Did you know that Fair Park is home to the official Texas Vietnam Veterans Memorial?
Located at the intersection of First and Parry avenues, near the Automobile Building and the Music Hall, the memorial is part of what is known as Veterans Park. A lush, green area, Veterans Park is home to both the Texas Vietnam Veterans Memorial and a beautiful fountain, complete with angelic statues. Great care was put into constructing the memorial and the surrounding landscape. There are even Southeast Asian trees called Gingko Trees that line the path leading up to the memorial.
The Texas Vietnam Veterans Memorial stands as a tribute to those who sacrificed their lives in the Vietnam War, the longest military conflict in U.S. history. Former President George H. Bush dedicated the memorial in 1989. Five tablets of Texas granite bear the names of Texans killed or missing in action, including nine Congressional Medal of Honor recipients. A soothing waterfall flows alongside the memorial, which is familiarly known simply as, “The Wall.”
Recently we met with the board of the Friends of the Texas Vietnam Veterans Memorial to talk about the history of the memorial and the important work they do in educating the public about the memorial – particularly the time they spend with fairgoers during Fair time.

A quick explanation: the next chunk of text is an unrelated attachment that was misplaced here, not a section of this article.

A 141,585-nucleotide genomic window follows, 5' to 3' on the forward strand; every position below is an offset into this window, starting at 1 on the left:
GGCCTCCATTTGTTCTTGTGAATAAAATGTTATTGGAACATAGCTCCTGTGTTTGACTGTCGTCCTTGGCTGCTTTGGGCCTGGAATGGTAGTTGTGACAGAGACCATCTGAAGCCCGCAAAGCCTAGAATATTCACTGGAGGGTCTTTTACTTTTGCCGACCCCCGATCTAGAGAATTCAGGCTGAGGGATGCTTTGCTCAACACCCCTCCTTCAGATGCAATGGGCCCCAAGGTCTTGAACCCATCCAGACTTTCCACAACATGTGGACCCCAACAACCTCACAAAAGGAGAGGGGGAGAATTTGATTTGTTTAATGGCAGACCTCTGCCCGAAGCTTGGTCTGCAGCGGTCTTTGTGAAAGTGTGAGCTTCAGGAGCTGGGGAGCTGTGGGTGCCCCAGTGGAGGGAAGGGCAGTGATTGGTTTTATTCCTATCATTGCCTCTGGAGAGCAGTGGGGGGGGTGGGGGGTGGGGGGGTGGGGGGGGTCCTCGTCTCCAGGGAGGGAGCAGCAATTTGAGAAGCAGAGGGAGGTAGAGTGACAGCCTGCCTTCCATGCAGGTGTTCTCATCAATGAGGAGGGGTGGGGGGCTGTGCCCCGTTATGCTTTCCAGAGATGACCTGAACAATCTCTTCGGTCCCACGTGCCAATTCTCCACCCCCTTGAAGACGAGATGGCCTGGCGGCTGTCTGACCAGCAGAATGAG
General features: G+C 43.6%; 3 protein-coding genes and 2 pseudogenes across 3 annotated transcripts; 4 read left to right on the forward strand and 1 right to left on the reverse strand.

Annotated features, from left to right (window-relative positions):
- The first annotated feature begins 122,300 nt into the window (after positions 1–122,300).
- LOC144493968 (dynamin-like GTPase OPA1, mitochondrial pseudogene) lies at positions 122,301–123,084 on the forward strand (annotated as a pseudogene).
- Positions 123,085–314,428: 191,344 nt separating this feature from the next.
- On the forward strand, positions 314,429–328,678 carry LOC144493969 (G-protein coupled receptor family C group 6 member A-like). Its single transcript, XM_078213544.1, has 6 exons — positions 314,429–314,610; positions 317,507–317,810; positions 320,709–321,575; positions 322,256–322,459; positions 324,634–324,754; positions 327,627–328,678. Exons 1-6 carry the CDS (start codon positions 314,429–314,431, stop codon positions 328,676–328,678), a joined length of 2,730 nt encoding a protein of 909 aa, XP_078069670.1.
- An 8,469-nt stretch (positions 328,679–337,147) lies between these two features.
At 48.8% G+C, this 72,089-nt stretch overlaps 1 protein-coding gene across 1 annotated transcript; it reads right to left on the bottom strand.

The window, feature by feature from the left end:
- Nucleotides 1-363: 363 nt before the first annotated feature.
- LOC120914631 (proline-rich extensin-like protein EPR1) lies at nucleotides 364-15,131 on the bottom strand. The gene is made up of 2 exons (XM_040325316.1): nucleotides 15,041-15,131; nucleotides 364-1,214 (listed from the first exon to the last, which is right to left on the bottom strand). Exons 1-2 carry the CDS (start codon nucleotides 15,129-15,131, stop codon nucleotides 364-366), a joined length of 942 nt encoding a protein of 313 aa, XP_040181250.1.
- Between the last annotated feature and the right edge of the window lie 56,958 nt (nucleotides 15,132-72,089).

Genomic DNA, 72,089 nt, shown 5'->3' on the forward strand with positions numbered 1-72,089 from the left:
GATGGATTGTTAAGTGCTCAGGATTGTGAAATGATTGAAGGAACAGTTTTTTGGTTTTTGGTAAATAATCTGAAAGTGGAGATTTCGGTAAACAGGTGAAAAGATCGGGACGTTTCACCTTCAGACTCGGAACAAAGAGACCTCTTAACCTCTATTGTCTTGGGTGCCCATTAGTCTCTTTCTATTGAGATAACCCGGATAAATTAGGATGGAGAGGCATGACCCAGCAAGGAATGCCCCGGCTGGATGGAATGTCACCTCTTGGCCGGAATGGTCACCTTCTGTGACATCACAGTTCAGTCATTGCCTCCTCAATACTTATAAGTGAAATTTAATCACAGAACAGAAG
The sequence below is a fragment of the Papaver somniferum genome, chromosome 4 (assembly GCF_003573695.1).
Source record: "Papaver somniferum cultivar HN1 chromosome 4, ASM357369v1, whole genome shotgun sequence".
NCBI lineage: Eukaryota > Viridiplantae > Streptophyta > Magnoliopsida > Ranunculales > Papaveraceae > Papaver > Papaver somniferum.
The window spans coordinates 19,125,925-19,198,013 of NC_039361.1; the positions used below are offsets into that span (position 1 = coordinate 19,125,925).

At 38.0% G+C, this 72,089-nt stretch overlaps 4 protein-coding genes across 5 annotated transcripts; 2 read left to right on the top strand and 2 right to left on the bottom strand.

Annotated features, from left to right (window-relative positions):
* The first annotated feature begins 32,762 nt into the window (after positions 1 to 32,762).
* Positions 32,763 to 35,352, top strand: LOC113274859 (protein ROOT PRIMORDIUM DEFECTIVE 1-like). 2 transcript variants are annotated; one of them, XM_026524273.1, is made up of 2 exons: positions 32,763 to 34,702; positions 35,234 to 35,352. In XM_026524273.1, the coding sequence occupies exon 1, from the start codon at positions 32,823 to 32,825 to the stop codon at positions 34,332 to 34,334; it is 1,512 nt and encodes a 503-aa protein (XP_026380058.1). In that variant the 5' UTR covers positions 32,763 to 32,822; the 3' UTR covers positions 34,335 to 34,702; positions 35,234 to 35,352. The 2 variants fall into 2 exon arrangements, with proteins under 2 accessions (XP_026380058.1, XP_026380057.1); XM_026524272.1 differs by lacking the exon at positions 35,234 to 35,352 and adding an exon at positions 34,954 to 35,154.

“I guess you could call us guides,” said Bob Faulds, president of the Friends of the Texas Vietnam Veterans Memorial and also a Vietnam veteran himself. “We answer any and all questions that people at the Fair have. We let them know what the memorial means to us, and there are a lot of unique stories that we get to share.”
All board members of The Friends of the Texas Vietnam Veterans Memorial agree that each year they see an increase in fairgoers showing an interest in the memorial and wanting to visit with the veterans. Every day during the run of the Fair, the board commits to having Vietnam Veterans on the memorial site to talk with fairgoers and to pass out American Flag stickers that can be placed on the panels.
“Sometimes parents will bring their little kids up here. Kids are inquisitive about the memorial, of course,” said Harley Dale Brown, also a Vietnam veteran. “I’ll hand those kids a flag and tell them to find their birthday on the wall, and we’ll make them a friend. They’ll go find their birthday, put their flag next to a name, and we tell them that now they always have a friend they’re connected to.”
More than anything, these veterans hope to spread the word about the Texas Vietnam Veterans Memorial so that more people can come out to reflect on the meaning of such a place and pay their respects to fallen heroes.
“Come out and visit these guys,” said board member and Vietnam veteran Ron Sikes.
“They deserve all the respect you can give them.”
For more information on the Texas Vietnam Veterans Memorial visit The Friends of the Texas Vietnam Veterans Memorial Facebook page here.